Women with endometriosis can have trouble conceiving. If you're having difficulty getting pregnant, your doctor may recommend fertility treatment supervised by a fertility specialist. Fertility treatment ranges from stimulating your ovaries to make more eggs to in vitro fertilization. Which treatment is right for you depends on your personal situation.

Surgery to remove the uterus (hysterectomy) and ovaries (oophorectomy) was once considered the most effective treatment for endometriosis. But endometriosis experts are moving away from this approach, instead focusing on the careful and thorough removal of all endometriosis tissue.

Having your ovaries removed results in menopause. The lack of hormones produced by the ovaries may improve endometriosis pain for some women, but for others, endometriosis that remains after surgery continues to cause symptoms. Early menopause also carries a risk of heart and blood vessel (cardiovascular) diseases, certain metabolic conditions and early death.

Even when the ovaries are left in place, a hysterectomy may still have a long-term effect on your health, especially if you have the surgery before age 35.

Finding a doctor with whom you feel comfortable is crucial in managing and treating endometriosis. You may want to get a second opinion before starting any treatment to be sure you know all of your options and the possible outcomes.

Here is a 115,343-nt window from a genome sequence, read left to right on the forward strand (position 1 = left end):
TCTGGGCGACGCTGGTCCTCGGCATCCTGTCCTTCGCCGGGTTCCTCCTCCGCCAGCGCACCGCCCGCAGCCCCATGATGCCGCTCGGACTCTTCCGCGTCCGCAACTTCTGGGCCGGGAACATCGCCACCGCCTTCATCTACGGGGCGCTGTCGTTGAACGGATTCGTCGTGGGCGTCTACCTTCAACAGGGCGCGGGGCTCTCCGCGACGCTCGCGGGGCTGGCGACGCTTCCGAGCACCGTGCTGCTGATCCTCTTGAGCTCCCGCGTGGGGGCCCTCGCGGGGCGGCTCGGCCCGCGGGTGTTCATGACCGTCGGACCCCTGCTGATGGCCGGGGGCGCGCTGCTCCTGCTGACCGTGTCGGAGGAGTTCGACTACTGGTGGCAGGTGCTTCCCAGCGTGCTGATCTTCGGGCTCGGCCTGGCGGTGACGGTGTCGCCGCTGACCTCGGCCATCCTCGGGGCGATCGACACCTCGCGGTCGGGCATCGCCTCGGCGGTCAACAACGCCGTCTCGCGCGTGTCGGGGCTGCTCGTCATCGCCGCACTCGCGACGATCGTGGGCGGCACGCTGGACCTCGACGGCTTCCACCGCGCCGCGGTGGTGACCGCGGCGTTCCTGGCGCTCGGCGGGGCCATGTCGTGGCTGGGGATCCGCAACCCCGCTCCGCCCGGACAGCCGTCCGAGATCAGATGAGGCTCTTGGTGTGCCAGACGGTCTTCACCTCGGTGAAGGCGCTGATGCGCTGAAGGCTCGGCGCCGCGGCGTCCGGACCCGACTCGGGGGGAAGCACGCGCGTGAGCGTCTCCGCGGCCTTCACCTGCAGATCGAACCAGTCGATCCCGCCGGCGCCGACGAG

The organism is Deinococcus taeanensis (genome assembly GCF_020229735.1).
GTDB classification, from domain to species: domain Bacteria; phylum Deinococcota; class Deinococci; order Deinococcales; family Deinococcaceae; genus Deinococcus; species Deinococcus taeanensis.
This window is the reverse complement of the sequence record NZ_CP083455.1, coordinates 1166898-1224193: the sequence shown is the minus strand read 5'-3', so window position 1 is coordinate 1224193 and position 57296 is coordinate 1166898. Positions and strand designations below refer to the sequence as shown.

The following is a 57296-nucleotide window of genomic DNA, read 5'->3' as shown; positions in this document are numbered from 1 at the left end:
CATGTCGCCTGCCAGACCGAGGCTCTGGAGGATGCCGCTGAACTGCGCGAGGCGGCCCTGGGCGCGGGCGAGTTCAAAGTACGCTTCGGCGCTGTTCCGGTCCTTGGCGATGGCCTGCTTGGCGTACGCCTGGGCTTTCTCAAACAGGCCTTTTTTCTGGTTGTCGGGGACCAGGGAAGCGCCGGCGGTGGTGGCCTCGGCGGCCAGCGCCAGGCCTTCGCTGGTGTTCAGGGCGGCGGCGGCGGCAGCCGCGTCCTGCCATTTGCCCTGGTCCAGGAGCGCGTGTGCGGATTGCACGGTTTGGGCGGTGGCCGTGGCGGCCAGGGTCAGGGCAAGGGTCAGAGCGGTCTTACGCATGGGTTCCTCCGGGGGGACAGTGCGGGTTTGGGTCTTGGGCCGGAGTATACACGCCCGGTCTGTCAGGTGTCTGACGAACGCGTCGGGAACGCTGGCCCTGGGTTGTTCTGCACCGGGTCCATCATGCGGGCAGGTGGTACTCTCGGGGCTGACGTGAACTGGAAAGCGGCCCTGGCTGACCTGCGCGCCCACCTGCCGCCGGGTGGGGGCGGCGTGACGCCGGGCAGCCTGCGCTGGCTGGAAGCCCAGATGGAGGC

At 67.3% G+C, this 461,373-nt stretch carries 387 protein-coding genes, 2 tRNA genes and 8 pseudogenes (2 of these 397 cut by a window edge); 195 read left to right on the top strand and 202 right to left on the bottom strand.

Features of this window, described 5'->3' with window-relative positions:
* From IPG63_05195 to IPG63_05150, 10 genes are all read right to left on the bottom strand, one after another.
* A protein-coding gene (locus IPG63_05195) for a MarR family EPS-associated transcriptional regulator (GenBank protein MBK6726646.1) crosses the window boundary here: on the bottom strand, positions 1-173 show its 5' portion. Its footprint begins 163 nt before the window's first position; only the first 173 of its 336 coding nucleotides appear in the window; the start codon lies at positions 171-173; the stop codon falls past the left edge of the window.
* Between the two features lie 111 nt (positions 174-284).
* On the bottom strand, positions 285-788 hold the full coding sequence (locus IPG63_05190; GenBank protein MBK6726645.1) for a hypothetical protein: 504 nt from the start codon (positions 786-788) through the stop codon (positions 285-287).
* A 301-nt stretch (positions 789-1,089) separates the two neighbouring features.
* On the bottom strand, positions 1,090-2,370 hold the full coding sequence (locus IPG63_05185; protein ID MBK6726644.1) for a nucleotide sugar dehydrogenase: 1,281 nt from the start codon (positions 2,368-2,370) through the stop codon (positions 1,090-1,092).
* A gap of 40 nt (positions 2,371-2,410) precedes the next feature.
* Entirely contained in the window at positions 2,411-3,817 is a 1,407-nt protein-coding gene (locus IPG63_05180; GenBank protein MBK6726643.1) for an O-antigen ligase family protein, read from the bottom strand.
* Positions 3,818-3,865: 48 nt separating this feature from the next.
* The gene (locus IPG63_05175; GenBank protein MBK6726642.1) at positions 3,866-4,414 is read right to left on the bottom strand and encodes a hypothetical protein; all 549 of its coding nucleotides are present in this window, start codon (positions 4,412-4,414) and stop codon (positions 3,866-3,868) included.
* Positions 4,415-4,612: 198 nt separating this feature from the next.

Explore Mayo Clinic studies testing new treatments, interventions and tests as a means to prevent, detect, treat or manage this disease.

If your pain persists or if finding a treatment that works takes some time, you can try measures at home to relieve your discomfort.

Some women report relief from endometriosis pain after acupuncture treatment. However, research is sparse on this or any other alternative treatment for endometriosis. If you're interested in pursuing this therapy in the hope that it could help you, ask your doctor to recommend a reputable acupuncturist. Check with your insurance company to see if the expense will be covered.

If you're dealing with endometriosis or its complications, you may want to consider joining a support group for women with endometriosis or fertility problems. Sometimes it helps simply to talk to other women who can relate to your feelings and experiences. If you can't find a support group in your community, look for one on the internet.

Your first appointment will likely be with either your primary care physician or a gynecologist. If you're seeking treatment for infertility, you may be referred to a doctor who specializes in reproductive hormones and optimizing fertility (reproductive endocrinologist).

Because appointments can be brief, and it can be difficult to remember everything you want to discuss, it's a good idea to prepare in advance of your appointment.

For endometriosis, some basic questions to ask your doctor include:

Make sure that you understand everything your doctor tells you. Don't hesitate to ask your doctor to repeat information or to ask follow-up questions for clarification.

Some potential questions your doctor might ask include:

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Endometriosis - Diagnosis and treatment - Mayo Clinic